Trump heads to NY amid tight security ahead of his surrender

Former President Donald Trump Credit: Shutterstock


WEST PALM BEACH, Fla. (AP) — Former President Donald Trump flew from Florida on Monday aboard his private plane toward New York and his historic booking and arraignment on hush money charges. The nation’s largest city bolstered security and warned potential protesters it was “not a playground for your misplaced anger.”

Trump’s motorcade from his Mar-a-Lago club to his red, white and blue Boeing 757, emblazoned with his name in gold letters, was carried live on national television. It took him past supporters waving banners and cheering, blasting the case against him — stemming from payments made during his 2016 campaign — as politically motivated.

The scene was quite different in New York, where Trump built a national profile in business and entertainment but became deeply unpopular as he moved into politics. Prosecutors say their case against him has nothing to do with politics and have defended the work of Manhattan District Attorney Alvin Bragg who is leading it.

Monday’s return to the city opens an unprecedented chapter in American history, with Trump the first former president to face criminal charges even as he is in the midst of a third campaign for the White House. It is causing major legal, political and cultural events to collide in unprecedented ways.

The former president and his aides are embracing the media circus. After initially being caught off guard by news of the indictment when it broke Thursday evening, Trump and his team are hoping to use the case to his advantage. Still, they asked the judge in a Monday filing to ban photo and video coverage of the arraignment.

Repeating his frequent denunciation, Trump posted, “WITCH HUNT” on his social media network.

He also bolstered his legal team Monday, adding a third high-profile attorney, Todd Blanche, according to three people familiar with the matter. Blanche, a former federal prosecutor, has previously represented Trump’s former campaign chairman Paul Manafort. The people would not publicly discuss details of the legal team’s plan therefore and spoke to The Associated Press on condition of anonymity.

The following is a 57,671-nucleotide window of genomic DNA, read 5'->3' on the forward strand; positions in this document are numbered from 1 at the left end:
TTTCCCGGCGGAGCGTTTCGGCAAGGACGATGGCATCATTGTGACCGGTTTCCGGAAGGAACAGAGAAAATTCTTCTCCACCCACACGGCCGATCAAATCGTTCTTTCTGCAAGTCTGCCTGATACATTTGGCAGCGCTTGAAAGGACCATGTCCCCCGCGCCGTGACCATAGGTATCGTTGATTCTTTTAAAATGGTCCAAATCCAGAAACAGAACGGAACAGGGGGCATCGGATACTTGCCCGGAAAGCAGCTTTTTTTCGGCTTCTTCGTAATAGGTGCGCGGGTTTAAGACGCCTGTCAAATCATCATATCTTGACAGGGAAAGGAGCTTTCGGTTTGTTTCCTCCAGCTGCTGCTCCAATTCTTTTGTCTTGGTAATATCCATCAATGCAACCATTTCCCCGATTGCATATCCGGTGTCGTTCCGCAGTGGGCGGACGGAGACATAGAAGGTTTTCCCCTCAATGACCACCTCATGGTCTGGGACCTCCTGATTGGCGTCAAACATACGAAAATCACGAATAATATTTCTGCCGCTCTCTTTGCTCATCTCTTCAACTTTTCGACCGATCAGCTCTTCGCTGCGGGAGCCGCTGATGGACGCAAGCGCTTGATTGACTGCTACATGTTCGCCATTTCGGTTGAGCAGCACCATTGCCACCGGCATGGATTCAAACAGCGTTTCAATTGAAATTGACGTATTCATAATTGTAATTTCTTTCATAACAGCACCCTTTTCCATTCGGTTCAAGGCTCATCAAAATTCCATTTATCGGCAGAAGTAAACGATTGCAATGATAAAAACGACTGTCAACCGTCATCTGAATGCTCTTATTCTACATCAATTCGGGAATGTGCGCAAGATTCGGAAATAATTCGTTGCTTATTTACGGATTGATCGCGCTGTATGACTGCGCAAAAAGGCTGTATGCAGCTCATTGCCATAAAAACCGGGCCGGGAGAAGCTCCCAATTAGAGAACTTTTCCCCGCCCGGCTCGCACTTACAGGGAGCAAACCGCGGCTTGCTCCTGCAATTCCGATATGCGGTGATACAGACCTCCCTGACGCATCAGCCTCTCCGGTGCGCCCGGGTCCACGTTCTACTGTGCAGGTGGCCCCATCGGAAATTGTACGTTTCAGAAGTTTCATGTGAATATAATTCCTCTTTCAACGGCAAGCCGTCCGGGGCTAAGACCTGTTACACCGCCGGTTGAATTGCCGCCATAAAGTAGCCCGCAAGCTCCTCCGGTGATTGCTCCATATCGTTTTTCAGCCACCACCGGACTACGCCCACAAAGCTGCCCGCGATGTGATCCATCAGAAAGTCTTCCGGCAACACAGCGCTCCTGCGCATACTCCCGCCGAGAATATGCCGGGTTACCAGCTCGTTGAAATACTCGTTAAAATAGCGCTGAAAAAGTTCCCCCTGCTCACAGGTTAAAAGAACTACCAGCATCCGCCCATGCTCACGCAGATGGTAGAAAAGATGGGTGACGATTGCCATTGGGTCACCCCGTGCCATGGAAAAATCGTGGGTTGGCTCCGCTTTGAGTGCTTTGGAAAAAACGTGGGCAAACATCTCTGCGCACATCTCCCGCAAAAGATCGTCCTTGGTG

The former president planned to spend the night at Trump Tower, then surrender to authorities on Tuesday for booking and a likely afternoon arraignment. So far, officials have not seen an influx of people coming into the city, as was the case in Washington in the days before a mob of Trump supporters overran the U.S. Capitol in January 2021.

Still, authorities warned that possessing a weapon in certain areas of the city, including near courthouses, is a crime.

“While there may be some rabble rousers thinking about coming to our city tomorrow, our message is clear and simple: control yourselves,” said New York Mayor Eric Adams. “New York City is our home, not a playground for your misplaced anger. We are the safest large city in America because we respect the rule of law in New York City.”

Trump Tower was open Monday, but traffic was expected to be snarled by nearby street closings, especially as the former president came and went, and additional security was also in the works. A small group of supporters hung large “Trump 2024” banners across from a makeshift pen of reporters, a block away from Trump Tower.

Authorities also have taken steps to close and secure the courthouse floor where Trump is to appear before a judge as part of his arraignment.